back to article Oracle's Itanium gambit: A play for HP's checkbook

Everything Oracle does is about money. You have to look at any of its actions - no matter how peculiar or provocative they may be - through an economic lens, focusing on the benefit those actions will provide to Larry Ellison and the company he co-founded decades ago. Take last week's out-of-nowhere kick in the chips Ellison …


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  1. Anonymous Coward
    Anonymous Coward


    Quite frankly I'd like to see Intel tell Oracle to pound sand and refuse to sell them Xeon chips. I think Oracle is getting more than a little too big for its britches. Given the lackluster server sales by Sun, I would bet it hurts Oracle way more than it hurts Intel.

    1. Jesper Frimann


      Jup, Oracle is kind of turning into the much hated IBM of the 70ties and 80ties.

      Lets just say that nobody I am talking to in the business, apart from people who actually work at Oracle, have high thoughts about that company right now.

      // Jesper

  2. Anonymous Coward

    Sauce for the goose...

    Not a bad article overall TPM, but as usual, you can't resist a bit of Itanium bashing whilst not applying similar "rules" to the other processors:

    >> throwing out the "Kittson" name is no longer sufficient.

    Ahh.. but throwing out the "Power 8" name is? What about the SPARC roadmap, that's even more vague?

    Actually I think you will find that all the processor roadmaps out there extend roughly out to about 2015 - even Xeon's roadmap goes no further than that. So why do Intel need to deliver a longer roadmap for Itanium than everyone else?

    If _anyone_ out there should be questioned about their processor roadmap, surely it should be SPARC, which already lags furthest behind in most reasonable asessments of performance, where it's only OS is already available on Xeon, and where the focus of its sales force is elsewhere (Exadata).

    1. Kebabbert


      SPARC roadmap is clearer than, say, POWER. It is available, just look at it.

      Regarding SPARC performance, yes, it has several world records if you just cared to look up. Have you heard about TPC-C? IBM has 10 million. HP has 4 million. Oracle has... 30 million. There are other world records as well, that Niagara T3 owns, just look at the wikipedia article. For TPC-H, Oracle is also beating IBM

      1. Jesper Frimann


        It has a Disk size to database ration of 102.6 which is almost a factor of four worse than the last M9000 benchmark, which was also far out with a factor of 26.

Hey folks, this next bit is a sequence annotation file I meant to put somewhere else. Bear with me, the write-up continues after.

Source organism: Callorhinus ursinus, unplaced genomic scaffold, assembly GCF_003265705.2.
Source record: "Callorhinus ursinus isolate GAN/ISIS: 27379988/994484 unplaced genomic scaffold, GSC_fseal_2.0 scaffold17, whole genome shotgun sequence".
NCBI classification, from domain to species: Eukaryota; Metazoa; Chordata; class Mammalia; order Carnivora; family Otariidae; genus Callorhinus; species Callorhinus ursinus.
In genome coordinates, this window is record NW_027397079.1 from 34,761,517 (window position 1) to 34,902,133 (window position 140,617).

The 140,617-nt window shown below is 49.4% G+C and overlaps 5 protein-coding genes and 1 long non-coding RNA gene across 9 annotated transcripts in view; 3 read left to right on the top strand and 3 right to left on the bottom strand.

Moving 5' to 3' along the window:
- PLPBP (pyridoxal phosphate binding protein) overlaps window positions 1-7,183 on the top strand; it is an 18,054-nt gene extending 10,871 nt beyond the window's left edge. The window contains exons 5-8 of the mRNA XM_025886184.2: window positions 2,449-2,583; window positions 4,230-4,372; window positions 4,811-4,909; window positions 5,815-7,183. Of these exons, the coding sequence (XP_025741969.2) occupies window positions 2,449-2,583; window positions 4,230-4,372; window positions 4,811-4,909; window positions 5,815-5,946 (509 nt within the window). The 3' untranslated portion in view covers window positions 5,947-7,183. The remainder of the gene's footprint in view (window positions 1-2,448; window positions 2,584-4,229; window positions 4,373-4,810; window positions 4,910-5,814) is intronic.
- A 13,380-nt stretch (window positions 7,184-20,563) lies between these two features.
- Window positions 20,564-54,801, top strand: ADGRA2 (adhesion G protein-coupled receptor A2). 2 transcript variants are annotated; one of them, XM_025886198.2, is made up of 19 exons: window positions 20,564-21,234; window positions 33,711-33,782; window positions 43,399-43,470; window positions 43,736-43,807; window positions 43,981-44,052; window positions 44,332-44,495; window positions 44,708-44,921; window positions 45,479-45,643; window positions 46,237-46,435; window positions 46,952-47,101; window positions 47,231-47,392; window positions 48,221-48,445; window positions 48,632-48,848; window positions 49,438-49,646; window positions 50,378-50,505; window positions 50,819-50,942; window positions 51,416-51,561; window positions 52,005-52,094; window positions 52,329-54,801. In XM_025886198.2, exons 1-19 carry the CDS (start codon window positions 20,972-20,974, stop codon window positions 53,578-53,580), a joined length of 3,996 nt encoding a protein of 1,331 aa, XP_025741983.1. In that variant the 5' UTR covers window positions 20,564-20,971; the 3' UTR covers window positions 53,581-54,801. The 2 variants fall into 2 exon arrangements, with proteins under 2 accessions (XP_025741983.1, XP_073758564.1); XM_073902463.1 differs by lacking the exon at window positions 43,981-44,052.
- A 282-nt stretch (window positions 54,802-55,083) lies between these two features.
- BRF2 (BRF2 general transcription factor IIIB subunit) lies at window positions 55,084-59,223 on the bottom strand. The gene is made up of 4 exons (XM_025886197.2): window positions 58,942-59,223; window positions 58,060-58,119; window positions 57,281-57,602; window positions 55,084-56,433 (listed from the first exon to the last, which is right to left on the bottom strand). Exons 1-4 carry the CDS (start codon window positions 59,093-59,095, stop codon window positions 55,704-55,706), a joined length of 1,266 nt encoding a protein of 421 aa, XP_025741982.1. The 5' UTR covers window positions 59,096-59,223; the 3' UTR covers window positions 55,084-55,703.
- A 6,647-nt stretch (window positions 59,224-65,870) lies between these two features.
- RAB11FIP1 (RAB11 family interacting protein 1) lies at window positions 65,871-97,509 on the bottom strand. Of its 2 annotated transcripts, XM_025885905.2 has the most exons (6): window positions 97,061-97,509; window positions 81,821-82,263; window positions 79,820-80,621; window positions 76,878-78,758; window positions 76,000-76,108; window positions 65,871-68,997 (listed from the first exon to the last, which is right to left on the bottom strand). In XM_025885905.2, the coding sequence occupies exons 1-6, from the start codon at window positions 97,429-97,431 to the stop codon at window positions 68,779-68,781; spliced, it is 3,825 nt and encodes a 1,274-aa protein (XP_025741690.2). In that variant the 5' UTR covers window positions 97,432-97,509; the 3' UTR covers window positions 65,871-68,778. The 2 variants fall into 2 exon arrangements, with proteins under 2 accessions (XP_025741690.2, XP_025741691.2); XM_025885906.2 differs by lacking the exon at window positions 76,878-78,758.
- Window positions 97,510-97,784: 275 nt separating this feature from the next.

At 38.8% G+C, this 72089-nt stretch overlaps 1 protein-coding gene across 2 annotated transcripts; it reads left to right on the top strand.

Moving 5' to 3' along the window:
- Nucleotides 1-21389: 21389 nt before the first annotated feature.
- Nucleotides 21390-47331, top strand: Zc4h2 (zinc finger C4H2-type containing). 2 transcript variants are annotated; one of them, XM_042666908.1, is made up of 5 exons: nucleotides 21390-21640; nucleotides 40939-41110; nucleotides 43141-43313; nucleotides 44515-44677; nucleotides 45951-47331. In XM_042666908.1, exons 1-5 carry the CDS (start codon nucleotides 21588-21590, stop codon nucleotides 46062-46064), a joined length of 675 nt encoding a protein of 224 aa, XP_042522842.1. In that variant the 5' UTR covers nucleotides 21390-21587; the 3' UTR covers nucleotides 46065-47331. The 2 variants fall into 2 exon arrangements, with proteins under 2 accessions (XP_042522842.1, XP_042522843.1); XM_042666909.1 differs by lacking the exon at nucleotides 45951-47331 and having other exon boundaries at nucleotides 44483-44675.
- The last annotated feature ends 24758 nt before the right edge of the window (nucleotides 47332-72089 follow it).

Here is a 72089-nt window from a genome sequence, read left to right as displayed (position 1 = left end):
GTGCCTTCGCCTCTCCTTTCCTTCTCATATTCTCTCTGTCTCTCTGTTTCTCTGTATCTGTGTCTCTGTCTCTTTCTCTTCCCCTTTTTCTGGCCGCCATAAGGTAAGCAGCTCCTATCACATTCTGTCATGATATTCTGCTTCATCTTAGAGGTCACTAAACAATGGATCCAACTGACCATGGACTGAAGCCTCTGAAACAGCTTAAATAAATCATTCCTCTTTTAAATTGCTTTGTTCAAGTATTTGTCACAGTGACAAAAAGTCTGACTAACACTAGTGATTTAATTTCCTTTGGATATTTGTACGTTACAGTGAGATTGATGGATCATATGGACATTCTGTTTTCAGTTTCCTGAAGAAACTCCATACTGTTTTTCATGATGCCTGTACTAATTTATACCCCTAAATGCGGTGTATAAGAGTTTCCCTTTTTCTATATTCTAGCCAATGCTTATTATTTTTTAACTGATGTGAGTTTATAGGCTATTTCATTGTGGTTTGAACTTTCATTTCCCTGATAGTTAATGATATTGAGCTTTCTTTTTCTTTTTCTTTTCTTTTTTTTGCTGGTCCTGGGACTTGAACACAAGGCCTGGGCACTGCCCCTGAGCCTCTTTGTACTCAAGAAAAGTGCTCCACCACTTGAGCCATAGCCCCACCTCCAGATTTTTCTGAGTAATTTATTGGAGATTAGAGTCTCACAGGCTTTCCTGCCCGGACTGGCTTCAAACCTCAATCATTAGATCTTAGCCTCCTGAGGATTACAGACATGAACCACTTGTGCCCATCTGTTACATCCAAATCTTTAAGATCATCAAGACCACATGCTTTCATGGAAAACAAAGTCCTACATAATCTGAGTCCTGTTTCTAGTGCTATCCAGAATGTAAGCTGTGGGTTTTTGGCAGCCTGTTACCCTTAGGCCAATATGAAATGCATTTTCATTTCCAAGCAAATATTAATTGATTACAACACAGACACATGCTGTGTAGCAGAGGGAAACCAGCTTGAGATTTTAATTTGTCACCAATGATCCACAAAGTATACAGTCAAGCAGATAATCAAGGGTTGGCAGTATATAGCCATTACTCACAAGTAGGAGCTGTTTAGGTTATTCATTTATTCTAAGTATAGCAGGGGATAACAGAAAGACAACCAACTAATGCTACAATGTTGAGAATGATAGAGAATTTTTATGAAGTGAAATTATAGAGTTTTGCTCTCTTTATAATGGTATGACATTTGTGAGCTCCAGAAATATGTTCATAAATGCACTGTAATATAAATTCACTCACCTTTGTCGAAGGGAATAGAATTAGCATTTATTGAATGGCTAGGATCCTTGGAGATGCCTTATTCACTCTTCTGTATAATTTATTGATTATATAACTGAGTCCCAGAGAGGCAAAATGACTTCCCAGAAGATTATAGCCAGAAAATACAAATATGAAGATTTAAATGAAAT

Talk about stroking the disks. All the other submissions are no where near that factor. It's so large and obvious that it's actually ridiculous.

        // Jesper

        1. Kebabbert

          @Jesper frimann

          So? What is your point? That Oracle's benchmark score is not valid, that IBM still is faster because IBM "has faster cores"? Or are you critizicing the Oracle hardware? But why did you not criticize IBM's hardware earlier?

          "....Almost 4 years ago IBM published a result of the p5-595. This system yielded with 1.9 Ghz Power5 CPU 100,512.30 QphH. 4 years of development, 256 GByte more memory and 2.6 times the frequency gives you just roundabout 50% more performance. Nice, but not that impressive, especially given the effort put into this CPU in regard of cycles...."

          But no, why would you? When Oracle does something, you are quick to criticize and when IBM does the same thing - it is ok. I remember when I showed you a benchmark, and you said something like "so what about that low latency? IBM has higher throughput! Moahahaha!". Later I showed you another benchmark where Oracle had higher throughput, and you said something like "so what about throughput? IBM has lower latency! Moahahaha!".

          Now you are doing the same thing. Again. With such a logic of yours, how can Oracle win?

          1. Jesper Frimann

            Sure keb...

            Keb... it is my job where I work now to look through benchmark results and sizing data to make sure that the solutions we deploy on SPARC,Itanium,POWER and to some degree x86 do hold water.

            Hence I have to look though a lot of bull from all the vendors and decide what is right and what is wrong.. So I analyse and analyse until my face turns green.

            And I have to admit when I do post on the internet I can't help but analysing there also.

            And your link to c0t0d0s0 that I should have a look at that. Sure I've looked at that benchmark before, and if you just look at the score it seems that upgrading from a POWER5 based p595 to a POWER6 based POWER 595 was a bad idea. And you also seem to forget that there actually is a POWER7 system there. But hey you don't really want to compare to that now would you.